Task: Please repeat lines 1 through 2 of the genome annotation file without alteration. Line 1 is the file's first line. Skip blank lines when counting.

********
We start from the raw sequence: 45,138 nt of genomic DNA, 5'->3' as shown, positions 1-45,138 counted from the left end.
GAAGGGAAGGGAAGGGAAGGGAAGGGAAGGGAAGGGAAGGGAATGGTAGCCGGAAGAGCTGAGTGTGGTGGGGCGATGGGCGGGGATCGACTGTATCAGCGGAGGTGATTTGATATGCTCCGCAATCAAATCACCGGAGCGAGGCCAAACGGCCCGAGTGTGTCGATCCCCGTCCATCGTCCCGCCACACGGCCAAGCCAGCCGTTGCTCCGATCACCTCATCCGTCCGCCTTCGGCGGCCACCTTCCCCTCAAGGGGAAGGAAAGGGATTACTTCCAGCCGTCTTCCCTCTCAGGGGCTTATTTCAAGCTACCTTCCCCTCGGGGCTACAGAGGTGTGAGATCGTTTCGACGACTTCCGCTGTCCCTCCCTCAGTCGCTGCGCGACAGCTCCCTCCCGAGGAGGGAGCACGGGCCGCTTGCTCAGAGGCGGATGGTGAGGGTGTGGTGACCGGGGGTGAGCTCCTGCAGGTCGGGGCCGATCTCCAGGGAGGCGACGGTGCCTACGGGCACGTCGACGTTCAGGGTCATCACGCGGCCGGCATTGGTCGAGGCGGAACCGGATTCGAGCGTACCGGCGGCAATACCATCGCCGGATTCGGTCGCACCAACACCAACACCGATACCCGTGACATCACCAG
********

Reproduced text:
We start from the raw sequence: 45,138 nt of genomic DNA, 5'->3' as shown, positions 1-45,138 counted from the left end.
GAAGGGAAGGGAAGGGAAGGGAAGGGAAGGGAAGGGAAGGGAATGGTAGCCGGAAGAGCTGAGTGTGGTGGGGCGATGGGCGGGGATCGACTGTATCAGCGGAGGTGATTTGATATGCTCCGCAATCAAATCACCGGAGCGAGGCCAAACGGCCCGAGTGTGTCGATCCCCGTCCATCGTCCCGCCACACGGCCAAGCCAGCCGTTGCTCCGATCACCTCATCCGTCCGCCTTCGGCGGCCACCTTCCCCTCAAGGGGAAGGAAAGGGATTACTTCCAGCCGTCTTCCCTCTCAGGGGCTTATTTCAAGCTACCTTCCCCTCGGGGCTACAGAGGTGTGAGATCGTTTCGACGACTTCCGCTGTCCCTCCCTCAGTCGCTGCGCGACAGCTCCCTCCCGAGGAGGGAGCACGGGCCGCTTGCTCAGAGGCGGATGGTGAGGGTGTGGTGACCGGGGGTGAGCTCCTGCAGGTCGGGGCCGATCTCCAGGGAGGCGACGGTGCCTACGGGCACGTCGACGTTCAGGGTCATCACGCGGCCGGCATTGGTCGAGGCGGAACCGGATTCGAGCGTACCGGCGGCAATACCATCGCCGGATTCGGTCGCACCAACACCAACACCGATACCCGTGACATCACCAG